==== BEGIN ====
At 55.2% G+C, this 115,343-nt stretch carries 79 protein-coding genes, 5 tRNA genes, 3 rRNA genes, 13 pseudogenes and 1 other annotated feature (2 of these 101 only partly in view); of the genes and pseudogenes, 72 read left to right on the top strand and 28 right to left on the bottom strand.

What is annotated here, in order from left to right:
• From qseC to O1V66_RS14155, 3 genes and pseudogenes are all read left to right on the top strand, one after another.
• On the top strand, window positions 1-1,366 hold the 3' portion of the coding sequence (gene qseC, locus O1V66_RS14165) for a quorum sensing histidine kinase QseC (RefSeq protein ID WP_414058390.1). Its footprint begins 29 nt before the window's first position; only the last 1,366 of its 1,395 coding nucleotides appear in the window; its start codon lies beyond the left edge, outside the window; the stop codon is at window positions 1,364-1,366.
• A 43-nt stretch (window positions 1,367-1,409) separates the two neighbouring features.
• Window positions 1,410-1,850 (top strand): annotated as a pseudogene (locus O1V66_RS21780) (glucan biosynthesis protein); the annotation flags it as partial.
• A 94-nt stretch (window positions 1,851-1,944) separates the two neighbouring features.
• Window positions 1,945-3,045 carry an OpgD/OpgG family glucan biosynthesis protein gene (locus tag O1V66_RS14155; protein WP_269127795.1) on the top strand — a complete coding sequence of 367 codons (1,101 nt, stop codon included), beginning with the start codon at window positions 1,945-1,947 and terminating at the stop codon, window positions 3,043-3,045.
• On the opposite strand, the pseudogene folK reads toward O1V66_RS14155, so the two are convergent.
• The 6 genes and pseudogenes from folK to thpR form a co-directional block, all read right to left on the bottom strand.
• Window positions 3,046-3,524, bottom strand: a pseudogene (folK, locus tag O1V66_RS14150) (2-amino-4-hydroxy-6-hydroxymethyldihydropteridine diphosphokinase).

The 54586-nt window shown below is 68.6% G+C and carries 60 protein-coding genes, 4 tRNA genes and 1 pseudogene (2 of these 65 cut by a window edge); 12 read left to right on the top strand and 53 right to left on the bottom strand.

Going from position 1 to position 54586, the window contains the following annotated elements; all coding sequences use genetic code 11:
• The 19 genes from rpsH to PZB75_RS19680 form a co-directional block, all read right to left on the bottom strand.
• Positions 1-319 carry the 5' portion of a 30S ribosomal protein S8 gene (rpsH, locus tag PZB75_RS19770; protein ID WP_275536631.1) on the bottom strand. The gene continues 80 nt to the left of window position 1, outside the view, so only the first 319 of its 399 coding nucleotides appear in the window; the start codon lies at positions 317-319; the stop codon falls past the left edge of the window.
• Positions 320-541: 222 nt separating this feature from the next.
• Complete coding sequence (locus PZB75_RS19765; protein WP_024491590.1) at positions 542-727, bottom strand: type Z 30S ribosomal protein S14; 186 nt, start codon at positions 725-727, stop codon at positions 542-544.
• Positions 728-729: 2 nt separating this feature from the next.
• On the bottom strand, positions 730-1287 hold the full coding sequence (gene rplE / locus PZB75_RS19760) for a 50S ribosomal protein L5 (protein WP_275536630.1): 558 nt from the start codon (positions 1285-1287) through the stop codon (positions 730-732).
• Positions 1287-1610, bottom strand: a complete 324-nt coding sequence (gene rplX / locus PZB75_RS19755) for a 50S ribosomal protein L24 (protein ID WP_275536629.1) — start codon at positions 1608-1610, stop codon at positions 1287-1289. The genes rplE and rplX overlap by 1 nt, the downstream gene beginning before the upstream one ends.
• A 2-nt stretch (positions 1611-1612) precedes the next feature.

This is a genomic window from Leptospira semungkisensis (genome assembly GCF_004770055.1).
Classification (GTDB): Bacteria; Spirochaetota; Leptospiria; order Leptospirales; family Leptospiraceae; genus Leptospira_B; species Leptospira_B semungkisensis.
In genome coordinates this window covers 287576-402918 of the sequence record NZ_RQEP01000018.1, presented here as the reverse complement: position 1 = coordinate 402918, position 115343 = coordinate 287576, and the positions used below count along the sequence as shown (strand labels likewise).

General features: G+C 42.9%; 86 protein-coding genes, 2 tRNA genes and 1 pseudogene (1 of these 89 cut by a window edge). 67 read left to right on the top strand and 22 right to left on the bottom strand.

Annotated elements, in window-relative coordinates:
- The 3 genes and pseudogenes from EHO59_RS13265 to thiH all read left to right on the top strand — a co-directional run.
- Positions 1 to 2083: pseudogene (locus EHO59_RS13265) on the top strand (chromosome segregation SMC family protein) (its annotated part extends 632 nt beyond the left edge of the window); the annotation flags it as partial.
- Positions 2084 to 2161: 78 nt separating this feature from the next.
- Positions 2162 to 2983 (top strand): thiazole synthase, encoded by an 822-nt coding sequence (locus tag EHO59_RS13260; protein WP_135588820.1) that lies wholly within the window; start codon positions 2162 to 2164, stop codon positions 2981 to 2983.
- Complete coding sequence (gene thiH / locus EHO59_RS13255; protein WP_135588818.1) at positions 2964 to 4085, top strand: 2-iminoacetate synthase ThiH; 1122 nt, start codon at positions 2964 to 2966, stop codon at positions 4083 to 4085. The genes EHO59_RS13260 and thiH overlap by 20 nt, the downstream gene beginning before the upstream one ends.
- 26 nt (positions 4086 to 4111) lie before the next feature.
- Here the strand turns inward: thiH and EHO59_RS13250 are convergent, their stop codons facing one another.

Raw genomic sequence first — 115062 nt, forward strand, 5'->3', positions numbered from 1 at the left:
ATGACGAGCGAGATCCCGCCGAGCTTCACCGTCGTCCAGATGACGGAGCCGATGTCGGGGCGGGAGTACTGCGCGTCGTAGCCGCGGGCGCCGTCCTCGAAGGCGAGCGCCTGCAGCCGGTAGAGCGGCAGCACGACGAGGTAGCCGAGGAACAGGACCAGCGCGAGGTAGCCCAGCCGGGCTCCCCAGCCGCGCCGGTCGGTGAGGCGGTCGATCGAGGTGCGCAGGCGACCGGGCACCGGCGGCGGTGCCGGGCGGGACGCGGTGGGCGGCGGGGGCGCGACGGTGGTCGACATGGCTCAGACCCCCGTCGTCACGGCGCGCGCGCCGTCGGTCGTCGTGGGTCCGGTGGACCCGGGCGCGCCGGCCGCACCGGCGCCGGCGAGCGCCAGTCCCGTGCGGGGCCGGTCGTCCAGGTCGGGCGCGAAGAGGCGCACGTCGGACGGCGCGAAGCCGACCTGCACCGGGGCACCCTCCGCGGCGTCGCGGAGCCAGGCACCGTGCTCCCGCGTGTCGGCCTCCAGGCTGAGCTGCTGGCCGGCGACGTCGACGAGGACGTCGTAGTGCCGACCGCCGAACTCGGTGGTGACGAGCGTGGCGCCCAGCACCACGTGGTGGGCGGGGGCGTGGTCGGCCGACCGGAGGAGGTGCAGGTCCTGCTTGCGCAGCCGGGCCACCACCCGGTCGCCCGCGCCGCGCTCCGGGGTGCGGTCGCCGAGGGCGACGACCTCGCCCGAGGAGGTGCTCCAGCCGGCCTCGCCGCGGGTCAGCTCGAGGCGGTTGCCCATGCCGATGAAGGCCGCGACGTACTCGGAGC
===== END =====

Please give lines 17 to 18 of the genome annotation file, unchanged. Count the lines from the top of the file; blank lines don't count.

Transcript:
• Complete coding sequence (locus PZB75_RS19765; protein WP_024491590.1) at positions 542-727, bottom strand: type Z 30S ribosomal protein S14; 186 nt, start codon at positions 725-727, stop codon at positions 542-544.
• Positions 728-729: 2 nt separating this feature from the next.